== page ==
The Standing Rock Sioux Tribe became a reservation in 1889, and was defined by the Act of March 2, 1889 including all right-of-way, waterways, watercourses and streams running through any part of the reservation and to such others lands as may hereafter be added to the reservation under the law of the United States.
Anyone who reads the news will know that there is currently a massive protest going on against the Dakota Access Pipeline (DAPL), which would cross under the Missouri River a few hundred feet upstream of the Standing Rock Sioux reservation.
The Sacred Stone camp was founded so that the tribe’s water protectors could concentrate on protecting clean water. The Dakota Access Pipeline is an 1825 km long underground U.S. oil pipeline project to transport light, sweet crude oil from the North Dakota Bakken region through South Dakota and Iowa into Illinois, traveling through 50 counties in 4 states.
The pipeline will transport approximately 470,000 barrels per day with a capacity as high as 570,000 barrels per day or more.
The reasoning that the Standing Rock Sioux are protesting the route of the pipeline is because the oil company will have to dig the pipeline under the Missouri River just upstream of the reservation and the Standing Rock Sioux Tribe’s drinking water supply. An oil spill at this site would constitute an existential threat to the Tribe’s culture and way of life, and would pollute the drinking water.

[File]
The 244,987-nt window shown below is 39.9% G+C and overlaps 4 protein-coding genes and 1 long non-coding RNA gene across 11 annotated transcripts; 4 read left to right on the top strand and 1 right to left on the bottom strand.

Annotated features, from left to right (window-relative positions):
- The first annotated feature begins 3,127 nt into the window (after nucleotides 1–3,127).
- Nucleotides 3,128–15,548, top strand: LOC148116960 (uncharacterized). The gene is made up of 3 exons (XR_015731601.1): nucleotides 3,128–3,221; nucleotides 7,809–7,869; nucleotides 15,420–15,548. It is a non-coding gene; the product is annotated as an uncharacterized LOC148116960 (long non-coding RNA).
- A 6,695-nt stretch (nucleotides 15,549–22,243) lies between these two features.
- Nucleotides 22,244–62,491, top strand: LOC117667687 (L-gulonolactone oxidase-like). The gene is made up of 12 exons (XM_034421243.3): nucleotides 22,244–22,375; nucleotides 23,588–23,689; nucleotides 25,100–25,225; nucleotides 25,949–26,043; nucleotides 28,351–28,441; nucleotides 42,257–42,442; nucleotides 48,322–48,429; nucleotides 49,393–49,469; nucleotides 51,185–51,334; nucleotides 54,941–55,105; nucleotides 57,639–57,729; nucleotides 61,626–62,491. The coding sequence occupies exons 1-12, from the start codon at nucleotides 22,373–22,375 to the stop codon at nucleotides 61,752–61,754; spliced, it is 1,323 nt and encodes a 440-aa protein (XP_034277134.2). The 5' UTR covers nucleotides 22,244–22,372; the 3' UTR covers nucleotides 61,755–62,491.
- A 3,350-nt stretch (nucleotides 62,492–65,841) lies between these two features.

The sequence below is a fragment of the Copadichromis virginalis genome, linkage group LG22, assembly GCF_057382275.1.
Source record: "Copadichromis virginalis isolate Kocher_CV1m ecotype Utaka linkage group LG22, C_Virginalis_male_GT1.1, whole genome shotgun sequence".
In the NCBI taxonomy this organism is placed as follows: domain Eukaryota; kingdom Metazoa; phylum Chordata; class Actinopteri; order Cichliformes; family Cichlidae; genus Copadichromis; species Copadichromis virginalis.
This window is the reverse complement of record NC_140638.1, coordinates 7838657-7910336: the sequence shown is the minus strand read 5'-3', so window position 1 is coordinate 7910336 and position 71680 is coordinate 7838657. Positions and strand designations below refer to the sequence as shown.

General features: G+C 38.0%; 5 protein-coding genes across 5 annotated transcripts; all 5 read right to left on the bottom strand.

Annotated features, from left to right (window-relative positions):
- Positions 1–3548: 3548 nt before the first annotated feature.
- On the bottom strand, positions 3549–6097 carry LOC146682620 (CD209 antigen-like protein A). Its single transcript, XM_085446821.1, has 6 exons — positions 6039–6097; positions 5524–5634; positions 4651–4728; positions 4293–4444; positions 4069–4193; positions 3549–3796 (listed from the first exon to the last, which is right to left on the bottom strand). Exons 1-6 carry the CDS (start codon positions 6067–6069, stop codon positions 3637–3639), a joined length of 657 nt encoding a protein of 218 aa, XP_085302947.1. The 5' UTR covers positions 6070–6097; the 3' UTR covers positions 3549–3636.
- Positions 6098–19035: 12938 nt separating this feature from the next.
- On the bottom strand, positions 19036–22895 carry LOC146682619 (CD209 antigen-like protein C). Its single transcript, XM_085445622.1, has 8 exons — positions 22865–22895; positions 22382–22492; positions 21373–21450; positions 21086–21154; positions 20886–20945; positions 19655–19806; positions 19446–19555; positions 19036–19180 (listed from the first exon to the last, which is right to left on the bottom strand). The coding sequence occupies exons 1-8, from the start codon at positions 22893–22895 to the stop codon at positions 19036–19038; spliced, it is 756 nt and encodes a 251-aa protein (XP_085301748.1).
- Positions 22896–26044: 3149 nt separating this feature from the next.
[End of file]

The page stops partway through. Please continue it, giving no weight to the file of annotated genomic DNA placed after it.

The Standing Rock Sioux Tribe filed a lawsuit on July 27, 2016, against the U.S. Army Corps of Engineers for violating the National Historic Preservation Act and other laws, after the agency issued final permits for the pipeline, citing the Corps’ effective dismissal of the Tribe’s concerns for the pipeline’s impacts to sacred sites and culturally important landscapes.
While the Corp and others say that the pipeline is safe, there have been previous oil spills that have done grave damage, such as the pipeline spill in 2010 which poured 1,000,000 gallons of toxic bitumen crude oil into the Kalamazoo River in Michigan and the January of 2015 Bakken crude oil spill that spewed in excess of 50,000 gallons of oil into the Yellowstone River in Montana.
Citizens of the world need to stand up against massive oil companies as a collective, or we may all find ourselves in dire straits when we do not have potable drinking water and our rivers and lakes are polluted with oil, causing marine life to die off and cropland to be useless to plant on. Water is life, and we need to protect it, which is why millions of individuals from all across the globe are standing with the Standing Rock Sioux.
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